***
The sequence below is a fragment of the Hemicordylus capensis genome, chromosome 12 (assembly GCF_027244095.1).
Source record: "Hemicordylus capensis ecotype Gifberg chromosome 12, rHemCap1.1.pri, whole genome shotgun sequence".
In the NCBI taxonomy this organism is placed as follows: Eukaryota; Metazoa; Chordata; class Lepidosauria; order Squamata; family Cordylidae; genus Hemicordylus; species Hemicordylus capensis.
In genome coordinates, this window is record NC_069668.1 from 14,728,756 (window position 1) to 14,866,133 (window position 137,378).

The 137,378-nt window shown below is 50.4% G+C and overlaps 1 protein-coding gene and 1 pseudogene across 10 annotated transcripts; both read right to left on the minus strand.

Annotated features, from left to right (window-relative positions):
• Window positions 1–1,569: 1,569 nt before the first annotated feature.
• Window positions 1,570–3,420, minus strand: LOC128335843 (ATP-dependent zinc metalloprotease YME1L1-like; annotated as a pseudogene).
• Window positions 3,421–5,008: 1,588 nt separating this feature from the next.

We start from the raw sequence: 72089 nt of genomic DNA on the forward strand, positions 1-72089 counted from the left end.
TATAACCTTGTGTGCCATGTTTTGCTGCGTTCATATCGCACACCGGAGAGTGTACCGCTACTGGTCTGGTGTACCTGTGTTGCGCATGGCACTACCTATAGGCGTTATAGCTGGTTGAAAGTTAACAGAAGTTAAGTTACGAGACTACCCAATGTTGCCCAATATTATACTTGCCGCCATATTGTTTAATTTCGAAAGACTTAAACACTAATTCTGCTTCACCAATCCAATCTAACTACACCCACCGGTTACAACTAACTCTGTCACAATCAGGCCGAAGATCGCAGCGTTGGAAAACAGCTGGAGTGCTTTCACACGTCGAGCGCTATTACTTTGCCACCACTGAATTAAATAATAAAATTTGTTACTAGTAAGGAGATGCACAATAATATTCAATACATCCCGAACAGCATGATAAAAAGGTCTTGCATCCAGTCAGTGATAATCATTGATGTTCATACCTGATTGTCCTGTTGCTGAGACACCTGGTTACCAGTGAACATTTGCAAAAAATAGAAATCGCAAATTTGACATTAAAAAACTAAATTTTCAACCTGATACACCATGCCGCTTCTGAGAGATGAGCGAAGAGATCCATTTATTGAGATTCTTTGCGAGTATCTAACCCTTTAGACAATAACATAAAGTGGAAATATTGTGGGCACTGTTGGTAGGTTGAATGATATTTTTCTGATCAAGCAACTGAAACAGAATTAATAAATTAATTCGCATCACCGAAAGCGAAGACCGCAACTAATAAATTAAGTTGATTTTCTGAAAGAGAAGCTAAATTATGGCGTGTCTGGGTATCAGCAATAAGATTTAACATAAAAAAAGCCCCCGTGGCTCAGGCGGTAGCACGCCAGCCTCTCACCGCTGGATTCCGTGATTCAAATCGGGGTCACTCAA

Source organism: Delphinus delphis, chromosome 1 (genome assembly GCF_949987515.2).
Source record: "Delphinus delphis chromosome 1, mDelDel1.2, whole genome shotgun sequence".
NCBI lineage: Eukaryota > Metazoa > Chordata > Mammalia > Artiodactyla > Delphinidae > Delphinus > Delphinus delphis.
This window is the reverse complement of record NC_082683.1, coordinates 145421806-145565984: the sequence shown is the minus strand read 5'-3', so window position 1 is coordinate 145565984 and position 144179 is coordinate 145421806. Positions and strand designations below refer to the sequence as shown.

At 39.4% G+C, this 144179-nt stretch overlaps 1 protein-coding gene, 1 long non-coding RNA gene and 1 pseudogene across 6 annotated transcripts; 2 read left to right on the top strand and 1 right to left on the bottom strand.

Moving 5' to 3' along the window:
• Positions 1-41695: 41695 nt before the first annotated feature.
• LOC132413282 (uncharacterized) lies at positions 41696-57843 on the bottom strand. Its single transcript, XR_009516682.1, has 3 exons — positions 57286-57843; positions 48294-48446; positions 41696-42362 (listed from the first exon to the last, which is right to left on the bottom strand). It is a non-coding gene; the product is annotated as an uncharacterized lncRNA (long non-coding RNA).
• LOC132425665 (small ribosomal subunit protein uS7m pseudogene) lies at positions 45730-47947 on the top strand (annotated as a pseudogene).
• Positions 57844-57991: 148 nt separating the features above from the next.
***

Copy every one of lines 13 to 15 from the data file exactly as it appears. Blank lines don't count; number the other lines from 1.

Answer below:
Source record: "Delphinus delphis chromosome 1, mDelDel1.2, whole genome shotgun sequence".
NCBI lineage: Eukaryota > Metazoa > Chordata > Mammalia > Artiodactyla > Delphinidae > Delphinus > Delphinus delphis.
This window is the reverse complement of record NC_082683.1, coordinates 145421806-145565984: the sequence shown is the minus strand read 5'-3', so window position 1 is coordinate 145565984 and position 144179 is coordinate 145421806. Positions and strand designations below refer to the sequence as shown.